The brain drain in Malaysia is twice as high as the world average, which costs the country academics, doctors, engineers and researchers who are fed up with the corrupt political system, the lack of fair and rule-based organizational environments and the lack of meritocracy.
While racism plays a role in a culture dominated by ethnic Malays, at the heart of the problem is the practice of excessive subservience to gain favor from superiors, known by its Malay word. bodek. It was identified by former Prime Minister Abdullah Ahmad Badawi and his successor Najib Razak, who tried unsuccessfully to fix it through the government’s transformation agenda. In 2018, Mohd Shukri Abdull, then head of Malaysia’s Anti-Corruption Commission, warned that it was “ruining the country”. That year, the World Bank in a report criticized the Malaysian civil service for its lack of accountability, impartiality, transparency and openness.
Inelegantly known as the brown nose, bodeking is the biggest organizational dysfunction within the Malaysian civil service, compromising the quality and integrity of management as well as protection against corruption. Dutch cultural anthropologist Geert Hofstede ranks Malaysia as the top country in his Power distance index, which measures the extent to which less powerful members of societies and organizations within them accept, expect and accept power to be unevenly distributed.
It has deep cultural roots with Malaysians living for hundreds of years and accepting a hierarchical / feudal structure led by sultans or rajas. Throughout recorded history, Malaysian society has not only accepted authority, but has also gone to great lengths to seek acceptance from those at the top of the social hierarchy. Malaysia is just one of two countries where monarchs bestow titles on citizens, which are in high demand. The British in the Malay colonial era knew the prestige and power of monarchs and incorporated the Malaysian royal class into government and constitution.
Today’s society generally accepts posts of royal, political and administrative authority as the top of the social totem pole. Those who revere and respect will seek acceptance, seek favor and identify with their leader. Those who dislike their rulers will secretly disrupt and undermine their rulers through clandestine actions and the sabotage of their authority.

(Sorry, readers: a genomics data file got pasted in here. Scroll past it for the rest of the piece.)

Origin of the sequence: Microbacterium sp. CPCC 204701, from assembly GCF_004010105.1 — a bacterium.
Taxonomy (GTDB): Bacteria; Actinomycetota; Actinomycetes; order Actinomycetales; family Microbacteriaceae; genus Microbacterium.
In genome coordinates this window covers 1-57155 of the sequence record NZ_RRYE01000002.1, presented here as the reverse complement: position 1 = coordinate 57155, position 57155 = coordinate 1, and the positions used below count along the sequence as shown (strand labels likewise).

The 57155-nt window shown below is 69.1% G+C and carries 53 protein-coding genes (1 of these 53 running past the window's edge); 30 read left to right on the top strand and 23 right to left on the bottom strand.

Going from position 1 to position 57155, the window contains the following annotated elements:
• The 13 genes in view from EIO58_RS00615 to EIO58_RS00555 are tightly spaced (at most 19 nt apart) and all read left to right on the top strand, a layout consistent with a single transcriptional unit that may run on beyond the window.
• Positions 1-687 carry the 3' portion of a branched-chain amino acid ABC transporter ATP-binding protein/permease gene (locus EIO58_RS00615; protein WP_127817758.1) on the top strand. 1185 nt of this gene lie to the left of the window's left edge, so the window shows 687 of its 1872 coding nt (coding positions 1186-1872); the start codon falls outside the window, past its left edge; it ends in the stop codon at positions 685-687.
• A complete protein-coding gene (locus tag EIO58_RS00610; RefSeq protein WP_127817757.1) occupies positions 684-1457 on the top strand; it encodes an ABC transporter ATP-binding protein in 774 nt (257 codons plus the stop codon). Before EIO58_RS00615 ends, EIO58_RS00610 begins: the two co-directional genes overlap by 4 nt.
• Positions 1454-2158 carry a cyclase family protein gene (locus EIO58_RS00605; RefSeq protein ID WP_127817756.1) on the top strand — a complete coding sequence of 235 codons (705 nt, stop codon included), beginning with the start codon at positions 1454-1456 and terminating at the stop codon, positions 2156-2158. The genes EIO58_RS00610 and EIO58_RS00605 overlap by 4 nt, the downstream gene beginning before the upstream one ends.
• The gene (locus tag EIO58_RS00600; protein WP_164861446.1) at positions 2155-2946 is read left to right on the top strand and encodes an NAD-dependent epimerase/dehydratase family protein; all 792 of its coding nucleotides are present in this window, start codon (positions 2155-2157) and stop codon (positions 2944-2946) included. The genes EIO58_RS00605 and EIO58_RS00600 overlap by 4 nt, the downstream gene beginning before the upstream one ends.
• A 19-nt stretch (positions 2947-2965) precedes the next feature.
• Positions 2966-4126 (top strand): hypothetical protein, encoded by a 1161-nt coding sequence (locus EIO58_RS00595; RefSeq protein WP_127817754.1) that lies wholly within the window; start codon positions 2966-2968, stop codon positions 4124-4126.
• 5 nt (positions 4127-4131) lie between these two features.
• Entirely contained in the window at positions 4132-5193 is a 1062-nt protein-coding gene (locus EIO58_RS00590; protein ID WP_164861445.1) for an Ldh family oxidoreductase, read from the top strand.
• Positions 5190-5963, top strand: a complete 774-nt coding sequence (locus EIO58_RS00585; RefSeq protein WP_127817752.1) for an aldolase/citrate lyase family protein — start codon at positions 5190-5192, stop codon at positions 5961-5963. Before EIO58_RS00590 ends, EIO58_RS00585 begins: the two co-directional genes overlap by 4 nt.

The ultimate example may have come when those who surrounded former Prime Minister Najib Razak before he called the 2018 general election, including his own ministry and the special branch of the police, predicted that ‘he would win. This time, Najib was caught off guard. However, bodek culture protected Najib earlier during the 1Malaysia Development Berhad (1MDB) financial embezzlement scandal, with connoisseurs falling silent to keep their favor.
Senior officials are becoming so dominant and powerful that they are able to transform their departments and agencies into their own private empires. Many departments follow their leaders’ agendas, rather than organizational assignments. They implement their own ideas, procedures, systems and programs, only to see them dismantled when a new person takes over. This leads to the discontinuity of programs, procedures and systems within the civil service. The rules-based environment in the public service is subject to the interpretation of the leader rather than the standards of the institution.
Loyal employees under the patronage of their superiors usually follow instructions without asking questions. This allows tenders to be manipulated, procurement procedures skilfully bypassed, and the use of budget allocations at the prerogative of the leader without accountability. These errant practices usually go unreported to the Malaysian Anti-Corruption Commission simply because no one is willing to report them. Even though the MACC is aware of certain corrupt practices, it cannot obtain any insider evidence for investigations, charges or prosecutions.
Gaining the favor and patronage of senior officials allows junior officers and clerks to establish their own intra-agency areas where they can personally benefit financially, without hindrance. These corrupt activities can be minor, such as hype or even making expense reports. Other means of bribery include obtaining commissions from contractors and suppliers, or even setting up their own proxy procurement companies.